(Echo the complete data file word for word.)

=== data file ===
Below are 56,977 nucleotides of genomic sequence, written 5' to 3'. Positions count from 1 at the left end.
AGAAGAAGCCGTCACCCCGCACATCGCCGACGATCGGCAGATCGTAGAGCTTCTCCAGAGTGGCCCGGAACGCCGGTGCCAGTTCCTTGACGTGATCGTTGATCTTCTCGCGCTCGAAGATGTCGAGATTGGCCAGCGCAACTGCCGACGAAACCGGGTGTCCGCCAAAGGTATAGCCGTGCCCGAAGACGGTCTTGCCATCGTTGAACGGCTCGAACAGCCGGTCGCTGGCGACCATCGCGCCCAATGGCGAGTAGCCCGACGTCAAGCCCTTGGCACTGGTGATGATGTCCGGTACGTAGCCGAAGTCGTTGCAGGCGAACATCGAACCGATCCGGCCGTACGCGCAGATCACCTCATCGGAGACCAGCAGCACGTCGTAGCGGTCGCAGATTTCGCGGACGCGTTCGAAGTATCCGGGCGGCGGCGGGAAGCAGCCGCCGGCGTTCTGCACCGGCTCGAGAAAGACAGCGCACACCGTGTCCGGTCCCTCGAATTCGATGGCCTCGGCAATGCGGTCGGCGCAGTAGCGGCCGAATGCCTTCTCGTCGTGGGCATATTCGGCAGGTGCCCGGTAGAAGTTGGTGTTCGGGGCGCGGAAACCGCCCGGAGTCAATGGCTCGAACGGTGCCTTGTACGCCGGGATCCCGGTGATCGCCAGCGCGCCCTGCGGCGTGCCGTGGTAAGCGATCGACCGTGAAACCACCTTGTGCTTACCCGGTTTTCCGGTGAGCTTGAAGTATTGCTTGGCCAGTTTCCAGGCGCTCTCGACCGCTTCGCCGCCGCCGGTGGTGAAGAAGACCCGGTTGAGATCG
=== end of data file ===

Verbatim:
Below are 56,977 nucleotides of genomic sequence, written 5' to 3'. Positions count from 1 at the left end.
AGAAGAAGCCGTCACCCCGCACATCGCCGACGATCGGCAGATCGTAGAGCTTCTCCAGAGTGGCCCGGAACGCCGGTGCCAGTTCCTTGACGTGATCGTTGATCTTCTCGCGCTCGAAGATGTCGAGATTGGCCAGCGCAACTGCCGACGAAACCGGGTGTCCGCCAAAGGTATAGCCGTGCCCGAAGACGGTCTTGCCATCGTTGAACGGCTCGAACAGCCGGTCGCTGGCGACCATCGCGCCCAATGGCGAGTAGCCCGACGTCAAGCCCTTGGCACTGGTGATGATGTCCGGTACGTAGCCGAAGTCGTTGCAGGCGAACATCGAACCGATCCGGCCGTACGCGCAGATCACCTCATCGGAGACCAGCAGCACGTCGTAGCGGTCGCAGATTTCGCGGACGCGTTCGAAGTATCCGGGCGGCGGCGGGAAGCAGCCGCCGGCGTTCTGCACCGGCTCGAGAAAGACAGCGCACACCGTGTCCGGTCCCTCGAATTCGATGGCCTCGGCAATGCGGTCGGCGCAGTAGCGGCCGAATGCCTTCTCGTCGTGGGCATATTCGGCAGGTGCCCGGTAGAAGTTGGTGTTCGGGGCGCGGAAACCGCCCGGAGTCAATGGCTCGAACGGTGCCTTGTACGCCGGGATCCCGGTGATCGCCAGCGCGCCCTGCGGCGTGCCGTGGTAAGCGATCGACCGTGAAACCACCTTGTGCTTACCCGGTTTTCCGGTGAGCTTGAAGTATTGCTTGGCCAGTTTCCAGGCGCTCTCGACCGCTTCGCCGCCGCCGGTGGTGAAGAAGACCCGGTTGAGATCG